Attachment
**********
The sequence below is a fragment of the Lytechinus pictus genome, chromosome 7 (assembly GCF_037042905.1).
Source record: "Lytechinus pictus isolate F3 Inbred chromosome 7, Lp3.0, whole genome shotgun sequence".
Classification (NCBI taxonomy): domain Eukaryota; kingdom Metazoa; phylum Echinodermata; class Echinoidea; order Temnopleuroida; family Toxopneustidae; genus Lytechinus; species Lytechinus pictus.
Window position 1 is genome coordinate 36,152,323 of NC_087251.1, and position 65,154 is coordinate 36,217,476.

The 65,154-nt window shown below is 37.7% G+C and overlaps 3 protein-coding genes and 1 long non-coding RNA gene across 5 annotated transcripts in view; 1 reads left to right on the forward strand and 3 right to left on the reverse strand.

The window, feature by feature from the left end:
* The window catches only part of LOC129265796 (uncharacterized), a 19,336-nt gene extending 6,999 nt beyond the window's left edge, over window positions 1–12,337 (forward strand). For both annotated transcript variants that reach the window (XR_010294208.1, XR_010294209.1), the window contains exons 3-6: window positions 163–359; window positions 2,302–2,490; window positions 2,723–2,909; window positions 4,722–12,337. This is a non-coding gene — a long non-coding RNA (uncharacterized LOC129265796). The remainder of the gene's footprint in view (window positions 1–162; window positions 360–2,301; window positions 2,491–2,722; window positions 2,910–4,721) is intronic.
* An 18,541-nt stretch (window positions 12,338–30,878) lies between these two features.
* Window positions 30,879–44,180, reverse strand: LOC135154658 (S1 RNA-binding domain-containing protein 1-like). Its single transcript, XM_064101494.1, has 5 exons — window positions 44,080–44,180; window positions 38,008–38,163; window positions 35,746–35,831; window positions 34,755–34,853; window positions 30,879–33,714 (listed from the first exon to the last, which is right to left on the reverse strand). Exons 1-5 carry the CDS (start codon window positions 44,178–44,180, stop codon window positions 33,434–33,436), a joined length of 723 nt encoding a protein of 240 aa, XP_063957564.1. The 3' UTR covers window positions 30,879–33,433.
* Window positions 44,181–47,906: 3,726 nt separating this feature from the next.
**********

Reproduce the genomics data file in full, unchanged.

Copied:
The sequence below is a fragment of the Lytechinus pictus genome, chromosome 7 (assembly GCF_037042905.1).
Source record: "Lytechinus pictus isolate F3 Inbred chromosome 7, Lp3.0, whole genome shotgun sequence".
Classification (NCBI taxonomy): domain Eukaryota; kingdom Metazoa; phylum Echinodermata; class Echinoidea; order Temnopleuroida; family Toxopneustidae; genus Lytechinus; species Lytechinus pictus.
Window position 1 is genome coordinate 36,152,323 of NC_087251.1, and position 65,154 is coordinate 36,217,476.

The 65,154-nt window shown below is 37.7% G+C and overlaps 3 protein-coding genes and 1 long non-coding RNA gene across 5 annotated transcripts in view; 1 reads left to right on the forward strand and 3 right to left on the reverse strand.

The window, feature by feature from the left end:
* The window catches only part of LOC129265796 (uncharacterized), a 19,336-nt gene extending 6,999 nt beyond the window's left edge, over window positions 1–12,337 (forward strand). For both annotated transcript variants that reach the window (XR_010294208.1, XR_010294209.1), the window contains exons 3-6: window positions 163–359; window positions 2,302–2,490; window positions 2,723–2,909; window positions 4,722–12,337. This is a non-coding gene — a long non-coding RNA (uncharacterized LOC129265796). The remainder of the gene's footprint in view (window positions 1–162; window positions 360–2,301; window positions 2,491–2,722; window positions 2,910–4,721) is intronic.
* An 18,541-nt stretch (window positions 12,338–30,878) lies between these two features.
* Window positions 30,879–44,180, reverse strand: LOC135154658 (S1 RNA-binding domain-containing protein 1-like). Its single transcript, XM_064101494.1, has 5 exons — window positions 44,080–44,180; window positions 38,008–38,163; window positions 35,746–35,831; window positions 34,755–34,853; window positions 30,879–33,714 (listed from the first exon to the last, which is right to left on the reverse strand). Exons 1-5 carry the CDS (start codon window positions 44,178–44,180, stop codon window positions 33,434–33,436), a joined length of 723 nt encoding a protein of 240 aa, XP_063957564.1. The 3' UTR covers window positions 30,879–33,433.
* Window positions 44,181–47,906: 3,726 nt separating this feature from the next.